Nuzzling into the breasts, so this is good old telltale sign, even for the older baby, if they're trying to attach to your breast, it's kind of telling you that they're ready to feed. Young babies, even if they're bottle fed might show you this nuzzling into the breast as a hunger cue. As they get older they might nuzzle in less, because they know that their food source isn't coming from the breast, but rather the bottles. Still definitely keep it in mind as a hunger cue for the bottle fed baby. Another clear hunger cue is fussiness. So if your baby is starting to get a bit restless, starting to get a bit grizzly and protesting a little bit, crying out, again, this can be a sign of hunger. Interestingly, it can also be a tired sign. So learning to differentiate your baby's different cues is definitely key. And I understand that it's not always easy, but you know what, that's what the idea of this podcast is, is to hopefully bring you a bit of clarity in what the different cues from your baby look like, prior to them being able to talk and tell you which you know, that's kind of away, away.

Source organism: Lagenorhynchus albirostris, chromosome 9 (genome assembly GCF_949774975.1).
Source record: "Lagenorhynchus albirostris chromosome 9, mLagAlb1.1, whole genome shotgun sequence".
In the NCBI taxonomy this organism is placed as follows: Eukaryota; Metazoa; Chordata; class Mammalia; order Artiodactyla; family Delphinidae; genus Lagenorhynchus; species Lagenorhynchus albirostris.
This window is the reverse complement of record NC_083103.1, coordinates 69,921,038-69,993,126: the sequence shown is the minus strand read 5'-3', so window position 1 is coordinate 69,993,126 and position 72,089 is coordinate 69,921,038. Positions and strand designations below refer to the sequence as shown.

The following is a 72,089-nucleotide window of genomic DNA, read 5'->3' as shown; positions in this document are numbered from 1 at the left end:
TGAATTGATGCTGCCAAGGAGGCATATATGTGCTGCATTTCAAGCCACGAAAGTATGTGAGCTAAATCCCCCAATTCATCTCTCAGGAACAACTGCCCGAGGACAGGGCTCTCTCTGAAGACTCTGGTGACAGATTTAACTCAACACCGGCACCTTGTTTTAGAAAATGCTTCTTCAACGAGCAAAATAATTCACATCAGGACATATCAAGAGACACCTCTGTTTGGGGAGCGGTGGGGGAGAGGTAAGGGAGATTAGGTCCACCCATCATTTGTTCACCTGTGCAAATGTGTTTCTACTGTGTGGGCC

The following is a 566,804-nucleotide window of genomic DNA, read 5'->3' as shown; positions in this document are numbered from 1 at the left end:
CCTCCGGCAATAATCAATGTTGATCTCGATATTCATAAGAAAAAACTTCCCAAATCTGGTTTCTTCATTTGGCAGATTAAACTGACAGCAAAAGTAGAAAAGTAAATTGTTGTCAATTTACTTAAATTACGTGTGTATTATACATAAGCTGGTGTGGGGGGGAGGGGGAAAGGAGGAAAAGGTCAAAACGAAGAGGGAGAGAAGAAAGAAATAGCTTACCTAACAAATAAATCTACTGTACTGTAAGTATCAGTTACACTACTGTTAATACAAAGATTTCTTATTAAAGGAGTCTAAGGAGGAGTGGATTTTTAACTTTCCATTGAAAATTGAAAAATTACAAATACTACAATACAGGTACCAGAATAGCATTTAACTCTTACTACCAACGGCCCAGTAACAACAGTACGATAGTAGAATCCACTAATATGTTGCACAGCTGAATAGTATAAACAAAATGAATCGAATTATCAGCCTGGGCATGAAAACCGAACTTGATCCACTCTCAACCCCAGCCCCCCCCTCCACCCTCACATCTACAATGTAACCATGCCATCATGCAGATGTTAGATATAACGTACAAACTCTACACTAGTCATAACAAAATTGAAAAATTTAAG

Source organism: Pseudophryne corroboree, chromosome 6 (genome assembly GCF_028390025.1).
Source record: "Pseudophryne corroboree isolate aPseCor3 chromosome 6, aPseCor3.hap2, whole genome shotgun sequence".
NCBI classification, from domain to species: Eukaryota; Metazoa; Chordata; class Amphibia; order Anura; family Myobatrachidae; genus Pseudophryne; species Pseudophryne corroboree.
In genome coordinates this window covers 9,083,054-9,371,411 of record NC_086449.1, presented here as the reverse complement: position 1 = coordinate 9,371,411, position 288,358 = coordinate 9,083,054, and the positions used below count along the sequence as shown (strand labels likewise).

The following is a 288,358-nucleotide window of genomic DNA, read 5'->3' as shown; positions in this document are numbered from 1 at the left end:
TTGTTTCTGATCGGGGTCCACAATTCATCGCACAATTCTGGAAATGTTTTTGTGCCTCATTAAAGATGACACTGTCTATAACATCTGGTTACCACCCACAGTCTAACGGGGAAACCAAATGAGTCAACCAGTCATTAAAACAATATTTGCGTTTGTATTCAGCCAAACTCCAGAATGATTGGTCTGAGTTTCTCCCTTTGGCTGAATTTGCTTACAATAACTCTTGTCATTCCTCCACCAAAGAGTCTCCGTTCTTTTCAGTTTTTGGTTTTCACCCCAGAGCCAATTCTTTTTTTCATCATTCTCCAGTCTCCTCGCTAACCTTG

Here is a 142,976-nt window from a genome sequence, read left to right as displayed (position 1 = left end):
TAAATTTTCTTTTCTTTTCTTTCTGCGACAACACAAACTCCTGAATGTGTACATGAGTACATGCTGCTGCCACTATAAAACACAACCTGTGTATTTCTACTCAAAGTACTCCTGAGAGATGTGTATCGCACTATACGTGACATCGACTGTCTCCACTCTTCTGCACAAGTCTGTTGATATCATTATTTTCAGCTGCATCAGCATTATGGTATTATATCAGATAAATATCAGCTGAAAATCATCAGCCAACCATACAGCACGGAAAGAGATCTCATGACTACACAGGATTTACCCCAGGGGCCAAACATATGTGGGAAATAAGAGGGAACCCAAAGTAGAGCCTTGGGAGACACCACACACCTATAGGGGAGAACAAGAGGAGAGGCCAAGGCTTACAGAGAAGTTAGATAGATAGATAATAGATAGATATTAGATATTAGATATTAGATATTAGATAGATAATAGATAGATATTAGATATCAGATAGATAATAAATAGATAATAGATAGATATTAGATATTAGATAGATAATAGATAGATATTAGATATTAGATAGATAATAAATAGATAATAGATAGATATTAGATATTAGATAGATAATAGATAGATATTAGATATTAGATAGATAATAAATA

And my final hunger cue that I'll talk about is rooting. So there is actually a reflex that's built into babies called the rooting reflex. If you actually run your finger along the side of your baby's cheek, sort of from their ear down to their mouth, it actually initiates a rooting reflex, and what that sees is your baby open their mouth and move towards the source of where they just felt that stimulation. And, when your baby is starting to do this without that whole, running the finger from the ear to the mouth scenario, then that's them saying that they're hungry and they're actually trying to root to find the breast. So watching for all of these signs is going to be your big key indicators on how to know when to feed your baby. So, like I said, throw away that clock mumma. It's actually no good for you, not even the middle of the night. Because you know what, when you're doing those middle of the night feeds, who bloody cares what time it is, all you know is that your baby needs a feed, and it can actually cause a bit of anxiety if you know that it's 3:00 AM and that you wish you were just sleeping. Sometimes it's just great to get rid of all clocks within the house. So, biggest tip mumma is respect hunger cues, try and forget the time, and try and go with the flow, and don't get downhearted if your baby does seem to feed so, so frequently. Every baby's different and in time feeds, absolutely will link. Thank you so much for joining me here again today. Make sure you head on over to my website to grab your free clean sleeping guide and I'll be back here in another episode. Awesome. I'll see you at the next episode. Bye guys.